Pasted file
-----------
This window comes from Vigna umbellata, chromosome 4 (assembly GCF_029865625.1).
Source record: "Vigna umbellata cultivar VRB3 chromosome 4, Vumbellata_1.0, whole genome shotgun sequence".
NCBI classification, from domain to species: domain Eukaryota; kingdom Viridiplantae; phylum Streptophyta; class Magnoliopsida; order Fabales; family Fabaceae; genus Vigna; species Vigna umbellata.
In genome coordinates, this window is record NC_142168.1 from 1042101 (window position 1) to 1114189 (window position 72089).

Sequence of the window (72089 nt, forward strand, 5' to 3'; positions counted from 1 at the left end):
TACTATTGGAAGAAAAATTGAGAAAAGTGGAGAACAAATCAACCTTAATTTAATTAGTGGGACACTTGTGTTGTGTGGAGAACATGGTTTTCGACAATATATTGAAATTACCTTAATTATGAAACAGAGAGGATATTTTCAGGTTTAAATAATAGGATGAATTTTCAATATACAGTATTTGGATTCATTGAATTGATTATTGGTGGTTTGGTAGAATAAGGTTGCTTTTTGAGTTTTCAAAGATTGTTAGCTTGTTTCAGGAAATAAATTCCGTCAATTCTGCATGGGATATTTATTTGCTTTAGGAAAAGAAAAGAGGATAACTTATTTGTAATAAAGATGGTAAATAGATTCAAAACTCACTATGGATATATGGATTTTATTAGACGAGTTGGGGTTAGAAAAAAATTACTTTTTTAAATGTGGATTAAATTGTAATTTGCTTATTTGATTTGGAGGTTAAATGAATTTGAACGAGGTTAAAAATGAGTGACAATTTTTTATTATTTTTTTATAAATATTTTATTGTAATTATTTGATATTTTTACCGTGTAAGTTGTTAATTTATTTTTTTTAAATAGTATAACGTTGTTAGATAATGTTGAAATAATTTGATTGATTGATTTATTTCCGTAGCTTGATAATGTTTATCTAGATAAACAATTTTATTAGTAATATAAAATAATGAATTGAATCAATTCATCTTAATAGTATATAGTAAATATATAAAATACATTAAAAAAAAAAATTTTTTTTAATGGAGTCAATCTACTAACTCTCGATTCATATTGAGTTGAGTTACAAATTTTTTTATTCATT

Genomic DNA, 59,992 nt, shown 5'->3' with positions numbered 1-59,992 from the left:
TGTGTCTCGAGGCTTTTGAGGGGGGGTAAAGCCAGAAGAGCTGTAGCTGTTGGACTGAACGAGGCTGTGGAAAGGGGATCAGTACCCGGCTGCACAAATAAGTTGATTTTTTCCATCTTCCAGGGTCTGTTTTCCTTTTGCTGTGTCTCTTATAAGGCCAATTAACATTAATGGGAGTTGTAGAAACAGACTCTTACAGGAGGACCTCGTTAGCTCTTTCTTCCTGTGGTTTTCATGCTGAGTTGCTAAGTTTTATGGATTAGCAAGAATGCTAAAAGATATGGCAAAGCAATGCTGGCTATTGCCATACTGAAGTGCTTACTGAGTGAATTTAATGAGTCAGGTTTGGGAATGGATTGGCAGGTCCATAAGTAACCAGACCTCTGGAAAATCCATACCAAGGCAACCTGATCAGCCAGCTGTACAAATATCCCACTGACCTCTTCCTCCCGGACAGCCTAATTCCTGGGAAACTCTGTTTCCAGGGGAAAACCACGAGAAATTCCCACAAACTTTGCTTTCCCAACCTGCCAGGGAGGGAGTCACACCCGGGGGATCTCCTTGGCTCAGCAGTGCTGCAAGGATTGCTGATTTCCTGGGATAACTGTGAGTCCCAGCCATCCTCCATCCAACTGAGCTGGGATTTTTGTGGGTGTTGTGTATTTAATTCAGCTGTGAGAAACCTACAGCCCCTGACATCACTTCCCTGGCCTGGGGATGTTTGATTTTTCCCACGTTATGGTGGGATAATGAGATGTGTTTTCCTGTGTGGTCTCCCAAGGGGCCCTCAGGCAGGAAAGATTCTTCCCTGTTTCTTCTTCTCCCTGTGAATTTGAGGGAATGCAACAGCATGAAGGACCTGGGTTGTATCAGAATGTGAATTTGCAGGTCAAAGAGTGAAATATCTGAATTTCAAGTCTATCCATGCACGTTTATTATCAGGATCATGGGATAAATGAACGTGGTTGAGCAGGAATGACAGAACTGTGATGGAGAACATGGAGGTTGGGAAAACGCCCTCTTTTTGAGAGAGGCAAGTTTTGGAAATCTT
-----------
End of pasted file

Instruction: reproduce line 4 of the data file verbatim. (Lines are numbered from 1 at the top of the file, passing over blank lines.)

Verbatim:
In genome coordinates, this window is record NC_142168.1 from 1042101 (window position 1) to 1114189 (window position 72089).